On the weekend before last a special Mass was celebrated in the Catholic church in Dromcollogher, Co Limerick, by the parish priest, Séamus Ambrose. It was in commemoration of one of the greatest tragedies to occur in Ireland since Independence: the cinema fire there on September 5th 1926 in which 48 people were burned to death, writes Vincent Browne.
It was a Sunday night and the crowd coming from evening Benediction in the church thronged with others into an upstairs loft, where the showing of a film was to take place, Cecil B. DeMille's Ten Commandments.
The picture-showing was organised by a local hackney driver, William Forde. The reels of film had been brought from Cork by a Cork projectionist, who had taken the film from the metal containers in which they were usually stored. It seems that the showing of the picture on the Sunday night was "unofficial".
Cinemas in Cork were closed on Sunday nights, so there was an entrepreneurial opportunity for an enterprising projectionist to make some money "on the side", unknown to the cinema-owners in Cork, who would have been reassured by the presence of the steel circular film containers.
A generator was at hand to provide electricity for the projector and lighting for the hall. But for discreet lighting in the immediate vicinity of the projector, a candle was lit. Soon into the showing, a piece of the candle fell off and on to one of the exposed film reels on the table beside it. The film caught fire immediately.
Someone threw a cap at the flame to extinguish it; the effect was to spread the fire to the other reels on the table. Within a minute, the entire building was ablaze.
Many people simply jumped through the fire to get out via the entrance behind the projector - they had had to climb up a ladder to get to the loft to gain entrance; now many of them had to jump down about eight feet.
At the behest of a former IRA man, many others went to the back of the building. There was no entrance there, but there were two windows, both protected with iron bars.
During the War of Independence the loft had been used as a meeting place for the IRA, and to enable them to escape in the event of a raid the bars on the windows had been partially sawed through.
This meant that the bars could be pushed out, and people started to climb out one of the windows. But then a large woman got stuck in the window. Frantic efforts were made from the outside to pull her through. I heard recently that her arm was pulled off. But the people could not release her, and others were trapped inside.
The 48 people who died represented one-tenth of the population of Dromcollogher at the time. One entire family lost their lives - father, mother and two children. It was said that their dog remained whimpering around the village for weeks afterwards. Many who died were children. They had been ushered to the front of the hall to sit there, while the adults were at the back. Many more who died were people who went into the hall after the fire had started to rescue loved ones or neighbours. One of these was William Aherne, then aged 31, who had rescued his wife and then went back to save his mother-in-law, Mary O'Callaghan, but both died.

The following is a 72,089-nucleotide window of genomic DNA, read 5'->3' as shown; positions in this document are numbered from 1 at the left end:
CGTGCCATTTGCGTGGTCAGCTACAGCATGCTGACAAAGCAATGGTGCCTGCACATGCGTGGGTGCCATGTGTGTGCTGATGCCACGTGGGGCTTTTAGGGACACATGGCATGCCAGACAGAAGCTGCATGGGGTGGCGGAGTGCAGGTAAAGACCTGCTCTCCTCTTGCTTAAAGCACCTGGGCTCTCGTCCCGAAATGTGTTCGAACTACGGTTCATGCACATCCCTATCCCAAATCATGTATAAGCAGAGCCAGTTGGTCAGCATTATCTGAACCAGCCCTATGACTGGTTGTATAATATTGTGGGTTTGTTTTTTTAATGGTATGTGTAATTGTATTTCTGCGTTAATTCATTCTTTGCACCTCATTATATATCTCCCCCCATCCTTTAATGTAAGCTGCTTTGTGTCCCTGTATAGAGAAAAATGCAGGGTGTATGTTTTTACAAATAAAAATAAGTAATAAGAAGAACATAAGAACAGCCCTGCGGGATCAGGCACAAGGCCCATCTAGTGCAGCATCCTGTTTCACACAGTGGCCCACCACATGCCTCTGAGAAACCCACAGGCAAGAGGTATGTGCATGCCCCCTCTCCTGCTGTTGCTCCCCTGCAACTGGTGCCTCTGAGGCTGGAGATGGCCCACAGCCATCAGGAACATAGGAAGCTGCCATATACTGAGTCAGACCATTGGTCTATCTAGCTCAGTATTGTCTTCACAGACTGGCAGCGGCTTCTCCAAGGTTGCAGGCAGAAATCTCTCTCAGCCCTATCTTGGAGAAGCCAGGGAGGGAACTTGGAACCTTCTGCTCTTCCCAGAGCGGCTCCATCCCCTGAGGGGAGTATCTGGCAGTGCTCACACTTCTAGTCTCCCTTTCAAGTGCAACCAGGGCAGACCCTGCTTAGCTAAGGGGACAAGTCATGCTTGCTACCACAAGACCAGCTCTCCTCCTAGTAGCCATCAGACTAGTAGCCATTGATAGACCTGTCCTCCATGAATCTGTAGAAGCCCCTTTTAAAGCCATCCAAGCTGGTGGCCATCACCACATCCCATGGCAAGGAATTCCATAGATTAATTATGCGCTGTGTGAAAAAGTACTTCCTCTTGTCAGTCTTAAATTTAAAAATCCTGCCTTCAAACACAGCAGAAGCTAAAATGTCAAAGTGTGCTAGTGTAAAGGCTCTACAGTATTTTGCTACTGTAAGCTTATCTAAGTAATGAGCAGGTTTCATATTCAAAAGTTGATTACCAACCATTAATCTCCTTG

Jeremiah Buckley, the local schoolteacher, along with his wife Ellen, their daughter Bridget, his brother, Thomas, and their maid, Nora Kirwin, all perished.
Of the 48 who died that night in such horrific circumstances, 47 were buried together in a grave in the grounds of the church in Dromcollogher. Their names and ages are inscribed on the gravestone.
Messages of sympathy came from all over Ireland, from King George V, from the Governor of Northern Ireland, the head of the Jewish community, the Methodist Church, all the churches.
I grew up in the other village of that parish, Broadford, and was conscious, growing up, of the terrible tragedy that had occurred. My father had cycled to Dromcollogher that night when he had heard of the fire while in Newcastle West.
But very few in Dromcollogher wanted to talk about the fire. It seems that the trauma was too great for them to relive any part of it through recalling what had happened.
Last Friday, I met an old schoolmate from Dromcollogher on the street outside Trinity and he told me that his grandfather had died in the fire and his grandmother had never spoken about it for decades afterwards.
Others, who were bereaved, he recalled, had worn black for the rest of their lives, but they, too, never talked about it.
W.T. Cosgrave, President of the Executive Council, attended the funeral, but there was no inquiry. No expression of sympathy in Dáil Éireann. No urgent legislation mooted to ensure that such a thing would never happen again.
When pressed on that latter point, the then minister for home affairs, Kevin O'Higgins, said there was no action in "contemplation".